For better or worse, Dustin Pedroia was Boston

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We haven’t seen much of Dustin Pedroia these past few years, and we won’t be seeing him anymore, either.
We haven’t seen much of Dustin Pedroia these past few years, and we won’t be seeing him anymore, either.
Image: Getty Images

There’s an easy-to-reach joke when someone really old dies. “Oh he died years ago, he just fell down yesterday.” That’s basically how it feels with Dustin Pedroia announcing his retirement today. He’s only played nine games in the past three seasons, so his retirement basically announced him.

Pedroia will take a pretty good career to the beach chair with him. He was not an all-time great, but not as far away as you might think. He’s only one of 25 players in MLB history to win both Rookie of the Year and MVP trophies, and most of the names on that list aren’t merely Hall of Famers, but legends of the game. And sure, a lot of jokes have been written about Pedroia’s MVP in 2008, when he was the victim of just an exceptionally weak chase in the American League that year. Baseball-Reference had Nick Markakis as the only player to have a higher WAR than him. FanGraphs had Grady Sizemore, and the combination of those two let you know just what kind of weak field came up that year. In either case, Pedroia was definitely among the best players in the AL at the time, and his winning the award was more than reasonable.

Pedroia had seasons better than or equal to his MVP season, which are easily forgotten among the noise surrounding that 2008 campaign. In 2011 he was worth 8.4 fWAR, but wasn’t even the best player on his team thanks to Jacoby Ellsbury’s celestial production with both bat and glove. And both lost out on MVP to Justin Verlander. Pedroia was nearly as good for the champion Red Sox in 2013, which was something of a greater-than-the-sum collection of players.


That was the thing about Pedroia, he was never the best player on his team. He might have had the best season in 2008, but the Sox were still built on David Ortiz who had injury problems that year.

With Pedroia, it was the symbolism attached to him by Boston that made him bigger than he was. That 2008 season was the one where Manny Ramirez, doing some beta-testing for James Harden’s soft rebellion against his own team, had to be shuttled to the Dodgers just to be rid of the headache. Ramirez’s relationship with the Red Sox and its fans was always up and down, given his sheer amount of talent, impact, and importance to the 2004 team, and contrasted by his sometimes lopsided relationship with “trying.” At least that was the story.


Pedroia never gave off any of that. He was the undersized, scrappy, go-hard underdog who had to throw every ounce of his being into his play. The embodiment of the character with which Boston has always viewed itself. Even Pedroia’s swing looked like it involved every sinew and muscle in his body, and the sheer force of it might have been enough to knock him over. He was the “dirt-dog,” the pig-pen, showing up at the party with stains on his hoodie to contrast the overstuffed noblesse of the city’s constant enemies, New York and the Yankees. They had A-Rod and Jeter at their A-list parties and five-star restaurants. The Sox had Pedroia double-fisting Buds at the local dive before throwing up on the dartboard. And then going 2-for-4 the next night. And whereas Manny acted and talked his way out of town, Pedroia’s commitment to fans and city was never questioned.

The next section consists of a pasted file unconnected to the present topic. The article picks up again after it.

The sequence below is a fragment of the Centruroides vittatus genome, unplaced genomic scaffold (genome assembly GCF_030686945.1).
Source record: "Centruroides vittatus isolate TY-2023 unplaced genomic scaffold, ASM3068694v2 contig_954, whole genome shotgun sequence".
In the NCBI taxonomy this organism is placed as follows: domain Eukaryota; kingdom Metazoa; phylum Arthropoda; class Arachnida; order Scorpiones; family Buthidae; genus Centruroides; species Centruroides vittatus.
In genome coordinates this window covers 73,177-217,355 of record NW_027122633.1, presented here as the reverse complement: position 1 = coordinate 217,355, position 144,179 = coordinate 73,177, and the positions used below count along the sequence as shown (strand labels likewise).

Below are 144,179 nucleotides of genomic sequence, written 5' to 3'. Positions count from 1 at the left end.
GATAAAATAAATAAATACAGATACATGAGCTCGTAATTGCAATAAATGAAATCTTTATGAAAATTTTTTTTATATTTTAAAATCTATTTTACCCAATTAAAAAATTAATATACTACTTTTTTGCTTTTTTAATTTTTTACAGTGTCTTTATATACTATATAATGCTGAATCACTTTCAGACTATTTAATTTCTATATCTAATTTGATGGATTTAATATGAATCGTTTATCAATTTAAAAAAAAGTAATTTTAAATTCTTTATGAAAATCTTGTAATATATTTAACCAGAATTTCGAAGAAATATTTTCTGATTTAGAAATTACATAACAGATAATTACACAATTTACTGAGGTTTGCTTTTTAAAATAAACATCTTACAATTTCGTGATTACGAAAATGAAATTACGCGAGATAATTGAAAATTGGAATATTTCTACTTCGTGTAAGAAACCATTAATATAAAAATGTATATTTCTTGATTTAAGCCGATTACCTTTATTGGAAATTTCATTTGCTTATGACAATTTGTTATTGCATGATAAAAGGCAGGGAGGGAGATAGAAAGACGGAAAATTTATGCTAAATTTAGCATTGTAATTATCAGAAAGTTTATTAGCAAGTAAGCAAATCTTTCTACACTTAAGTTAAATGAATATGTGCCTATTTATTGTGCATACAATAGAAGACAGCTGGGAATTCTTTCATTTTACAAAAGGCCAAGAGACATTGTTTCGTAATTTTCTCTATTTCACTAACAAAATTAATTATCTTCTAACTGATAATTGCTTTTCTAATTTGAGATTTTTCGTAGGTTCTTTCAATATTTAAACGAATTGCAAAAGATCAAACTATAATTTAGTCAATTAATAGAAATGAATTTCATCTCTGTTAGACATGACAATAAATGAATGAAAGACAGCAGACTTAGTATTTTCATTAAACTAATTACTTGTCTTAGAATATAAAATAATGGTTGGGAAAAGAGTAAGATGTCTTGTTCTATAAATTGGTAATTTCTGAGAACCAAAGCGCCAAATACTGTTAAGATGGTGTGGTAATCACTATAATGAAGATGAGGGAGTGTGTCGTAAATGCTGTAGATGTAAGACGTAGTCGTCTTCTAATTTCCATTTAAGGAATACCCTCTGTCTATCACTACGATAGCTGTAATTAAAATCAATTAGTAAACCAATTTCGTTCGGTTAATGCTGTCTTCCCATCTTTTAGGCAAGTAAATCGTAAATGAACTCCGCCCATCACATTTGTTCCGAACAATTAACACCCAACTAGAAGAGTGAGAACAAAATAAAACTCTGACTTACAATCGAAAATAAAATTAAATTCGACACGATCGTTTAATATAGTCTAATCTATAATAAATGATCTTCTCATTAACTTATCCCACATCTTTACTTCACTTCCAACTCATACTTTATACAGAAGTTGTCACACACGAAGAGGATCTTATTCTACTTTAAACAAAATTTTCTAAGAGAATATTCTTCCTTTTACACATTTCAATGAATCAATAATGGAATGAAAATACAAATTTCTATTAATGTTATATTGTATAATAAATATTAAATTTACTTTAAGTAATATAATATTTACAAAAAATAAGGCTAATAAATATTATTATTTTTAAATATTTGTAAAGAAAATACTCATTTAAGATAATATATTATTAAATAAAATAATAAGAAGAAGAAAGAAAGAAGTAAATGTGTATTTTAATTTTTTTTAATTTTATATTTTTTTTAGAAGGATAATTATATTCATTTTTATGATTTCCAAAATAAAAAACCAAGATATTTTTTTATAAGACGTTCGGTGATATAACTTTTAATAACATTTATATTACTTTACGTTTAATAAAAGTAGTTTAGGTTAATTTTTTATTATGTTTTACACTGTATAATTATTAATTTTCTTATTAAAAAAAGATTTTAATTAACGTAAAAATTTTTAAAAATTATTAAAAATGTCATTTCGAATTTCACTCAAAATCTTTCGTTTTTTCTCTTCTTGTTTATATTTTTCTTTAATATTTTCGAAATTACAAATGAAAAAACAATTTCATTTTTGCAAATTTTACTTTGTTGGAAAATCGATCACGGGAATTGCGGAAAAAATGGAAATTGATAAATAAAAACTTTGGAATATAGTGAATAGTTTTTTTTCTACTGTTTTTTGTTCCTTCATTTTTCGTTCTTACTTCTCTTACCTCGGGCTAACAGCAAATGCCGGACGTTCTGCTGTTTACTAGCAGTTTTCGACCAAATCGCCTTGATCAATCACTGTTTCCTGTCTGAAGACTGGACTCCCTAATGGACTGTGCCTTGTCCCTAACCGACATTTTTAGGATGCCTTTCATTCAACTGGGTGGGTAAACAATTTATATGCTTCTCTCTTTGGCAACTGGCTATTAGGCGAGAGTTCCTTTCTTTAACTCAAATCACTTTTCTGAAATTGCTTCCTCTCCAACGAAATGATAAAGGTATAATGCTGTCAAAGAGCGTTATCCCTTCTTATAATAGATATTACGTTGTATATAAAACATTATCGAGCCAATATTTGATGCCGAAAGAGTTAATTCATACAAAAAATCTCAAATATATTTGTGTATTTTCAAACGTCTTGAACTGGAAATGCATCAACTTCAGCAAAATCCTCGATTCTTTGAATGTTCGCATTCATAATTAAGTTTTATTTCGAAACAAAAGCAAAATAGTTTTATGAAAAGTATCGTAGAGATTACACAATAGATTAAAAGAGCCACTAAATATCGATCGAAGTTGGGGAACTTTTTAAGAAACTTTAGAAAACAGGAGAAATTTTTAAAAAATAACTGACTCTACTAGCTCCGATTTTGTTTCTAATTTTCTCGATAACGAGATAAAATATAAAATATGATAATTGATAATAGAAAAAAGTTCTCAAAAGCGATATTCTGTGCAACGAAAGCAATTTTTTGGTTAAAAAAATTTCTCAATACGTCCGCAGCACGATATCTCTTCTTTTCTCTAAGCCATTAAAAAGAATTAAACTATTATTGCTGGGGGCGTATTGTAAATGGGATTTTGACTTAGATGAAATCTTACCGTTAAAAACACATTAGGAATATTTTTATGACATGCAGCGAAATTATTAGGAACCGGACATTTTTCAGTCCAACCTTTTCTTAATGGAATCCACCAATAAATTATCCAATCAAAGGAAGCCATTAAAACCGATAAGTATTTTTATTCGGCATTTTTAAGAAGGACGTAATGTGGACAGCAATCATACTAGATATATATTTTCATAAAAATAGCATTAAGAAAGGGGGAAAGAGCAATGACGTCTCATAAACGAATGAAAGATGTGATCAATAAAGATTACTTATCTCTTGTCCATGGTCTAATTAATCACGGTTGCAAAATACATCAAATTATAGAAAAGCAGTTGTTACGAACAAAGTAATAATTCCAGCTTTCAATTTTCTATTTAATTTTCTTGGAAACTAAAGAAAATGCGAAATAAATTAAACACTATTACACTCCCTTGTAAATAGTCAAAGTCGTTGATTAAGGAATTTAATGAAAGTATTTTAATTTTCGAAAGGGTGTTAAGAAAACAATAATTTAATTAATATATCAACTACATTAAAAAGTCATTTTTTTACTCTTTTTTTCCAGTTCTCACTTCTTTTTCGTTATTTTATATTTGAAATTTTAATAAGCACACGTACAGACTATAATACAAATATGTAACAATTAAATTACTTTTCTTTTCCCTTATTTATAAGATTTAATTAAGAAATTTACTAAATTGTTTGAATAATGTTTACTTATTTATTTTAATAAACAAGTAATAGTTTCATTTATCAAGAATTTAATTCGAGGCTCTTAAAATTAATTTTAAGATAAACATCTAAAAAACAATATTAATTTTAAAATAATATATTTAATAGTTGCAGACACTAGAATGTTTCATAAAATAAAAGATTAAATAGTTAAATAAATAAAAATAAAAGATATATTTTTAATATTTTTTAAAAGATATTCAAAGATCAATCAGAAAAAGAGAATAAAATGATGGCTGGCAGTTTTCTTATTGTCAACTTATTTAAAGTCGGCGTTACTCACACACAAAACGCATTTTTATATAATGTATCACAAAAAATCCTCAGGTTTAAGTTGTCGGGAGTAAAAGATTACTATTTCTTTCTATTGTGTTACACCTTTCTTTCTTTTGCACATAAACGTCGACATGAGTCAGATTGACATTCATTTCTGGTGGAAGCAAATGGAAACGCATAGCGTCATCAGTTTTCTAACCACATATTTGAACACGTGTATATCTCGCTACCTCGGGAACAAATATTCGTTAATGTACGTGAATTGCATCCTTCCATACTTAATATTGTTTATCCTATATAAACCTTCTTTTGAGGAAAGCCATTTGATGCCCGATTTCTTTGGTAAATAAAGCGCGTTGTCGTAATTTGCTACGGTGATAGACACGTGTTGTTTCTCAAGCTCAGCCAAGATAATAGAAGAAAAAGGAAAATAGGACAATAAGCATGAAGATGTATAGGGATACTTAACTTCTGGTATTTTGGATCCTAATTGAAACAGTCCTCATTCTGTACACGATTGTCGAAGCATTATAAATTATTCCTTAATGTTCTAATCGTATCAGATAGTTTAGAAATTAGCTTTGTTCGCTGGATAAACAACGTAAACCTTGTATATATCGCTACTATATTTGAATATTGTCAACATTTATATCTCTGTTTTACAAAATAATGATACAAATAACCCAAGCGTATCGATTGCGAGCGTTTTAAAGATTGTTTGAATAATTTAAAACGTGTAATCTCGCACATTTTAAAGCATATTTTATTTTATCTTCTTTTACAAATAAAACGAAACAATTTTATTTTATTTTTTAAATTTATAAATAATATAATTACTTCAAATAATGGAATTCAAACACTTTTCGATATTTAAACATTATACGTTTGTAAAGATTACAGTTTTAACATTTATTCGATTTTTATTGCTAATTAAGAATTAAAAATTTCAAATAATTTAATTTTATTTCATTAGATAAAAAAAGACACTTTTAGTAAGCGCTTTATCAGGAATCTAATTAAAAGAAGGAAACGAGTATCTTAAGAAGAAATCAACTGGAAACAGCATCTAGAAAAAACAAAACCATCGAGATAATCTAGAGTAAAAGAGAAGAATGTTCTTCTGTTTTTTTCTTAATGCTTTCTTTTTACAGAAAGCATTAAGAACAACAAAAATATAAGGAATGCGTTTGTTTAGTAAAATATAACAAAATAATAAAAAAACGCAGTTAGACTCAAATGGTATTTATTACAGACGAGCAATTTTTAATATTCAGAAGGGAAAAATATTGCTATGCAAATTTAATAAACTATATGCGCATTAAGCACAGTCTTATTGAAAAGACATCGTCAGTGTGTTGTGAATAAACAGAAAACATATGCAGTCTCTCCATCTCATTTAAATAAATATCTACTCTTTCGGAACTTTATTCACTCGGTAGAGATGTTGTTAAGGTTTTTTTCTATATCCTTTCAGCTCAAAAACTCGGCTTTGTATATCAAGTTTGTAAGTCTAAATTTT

It’s how the city has seen itself through all of its teams. Brad Marchand is worshipped as the defiance of the city, the walking middle finger/snot wiped on the hand towels, meanwhile David Pastrnak is the superior player and Patrice Bergeron the quiet metronome to which the whole organization has been set for years. It’s Julian Edelman or Danny Amendola. We could do this for hours going back through the decades with any Boston team. Other players were better, but Boston didn’t want to see themselves in them. They did with Pedroia. It’s not hard to leap to sordid reasons why.


You could say it was the same full-throated, life-depends-on-it effort that eventually led to Pedroia’s steep decline. Pedroia only managed more than 135 games once after that 2013 season, as his body kept breaking down. His age-32 season was his last productive one, and then he simply couldn’t make the bell anymore. But there’s poetry to be found in a player who simply played himself into the dirt from which it was thought he came. Better to burn out and all that. Someone who played as if they were a fan the team just threw a jersey on and chucked out onto the field, no matter the consequences.

Pedroia wasn’t really ever the best player on his team. He won’t even go down as the best second baseman in team history (Bobby Doerr will take that honor). Ortiz, Ramirez, Lester, Ellsbury all took their turns. But he spoke to something in the Boston psyche in a way the others didn’t. Some of it good, some of it bad. But that’s not Pedroia’s fault, and some players just mean more to a certain place and time than people on the outside can understand.